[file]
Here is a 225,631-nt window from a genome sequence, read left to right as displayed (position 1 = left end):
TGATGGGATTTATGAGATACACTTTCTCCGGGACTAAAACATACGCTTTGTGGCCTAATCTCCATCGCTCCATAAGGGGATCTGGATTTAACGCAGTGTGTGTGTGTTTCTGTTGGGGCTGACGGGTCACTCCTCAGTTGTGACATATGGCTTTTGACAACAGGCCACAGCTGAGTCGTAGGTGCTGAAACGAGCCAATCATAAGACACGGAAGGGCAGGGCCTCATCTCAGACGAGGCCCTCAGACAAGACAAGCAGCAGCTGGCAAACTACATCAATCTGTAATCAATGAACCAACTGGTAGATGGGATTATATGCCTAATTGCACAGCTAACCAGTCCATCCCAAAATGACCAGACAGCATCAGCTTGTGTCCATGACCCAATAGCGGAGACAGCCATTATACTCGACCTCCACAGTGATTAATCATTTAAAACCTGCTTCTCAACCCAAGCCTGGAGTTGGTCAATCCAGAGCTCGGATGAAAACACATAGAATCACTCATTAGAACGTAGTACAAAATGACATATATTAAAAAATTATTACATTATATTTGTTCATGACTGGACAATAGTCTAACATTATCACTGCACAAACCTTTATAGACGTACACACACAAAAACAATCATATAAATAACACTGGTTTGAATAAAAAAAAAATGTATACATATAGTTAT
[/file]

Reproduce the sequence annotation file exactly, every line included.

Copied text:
Here is a 225,631-nt window from a genome sequence, read left to right as displayed (position 1 = left end):
TGATGGGATTTATGAGATACACTTTCTCCGGGACTAAAACATACGCTTTGTGGCCTAATCTCCATCGCTCCATAAGGGGATCTGGATTTAACGCAGTGTGTGTGTGTTTCTGTTGGGGCTGACGGGTCACTCCTCAGTTGTGACATATGGCTTTTGACAACAGGCCACAGCTGAGTCGTAGGTGCTGAAACGAGCCAATCATAAGACACGGAAGGGCAGGGCCTCATCTCAGACGAGGCCCTCAGACAAGACAAGCAGCAGCTGGCAAACTACATCAATCTGTAATCAATGAACCAACTGGTAGATGGGATTATATGCCTAATTGCACAGCTAACCAGTCCATCCCAAAATGACCAGACAGCATCAGCTTGTGTCCATGACCCAATAGCGGAGACAGCCATTATACTCGACCTCCACAGTGATTAATCATTTAAAACCTGCTTCTCAACCCAAGCCTGGAGTTGGTCAATCCAGAGCTCGGATGAAAACACATAGAATCACTCATTAGAACGTAGTACAAAATGACATATATTAAAAAATTATTACATTATATTTGTTCATGACTGGACAATAGTCTAACATTATCACTGCACAAACCTTTATAGACGTACACACACAAAAACAATCATATAAATAACACTGGTTTGAATAAAAAAAAAATGTATACATATAGTTAT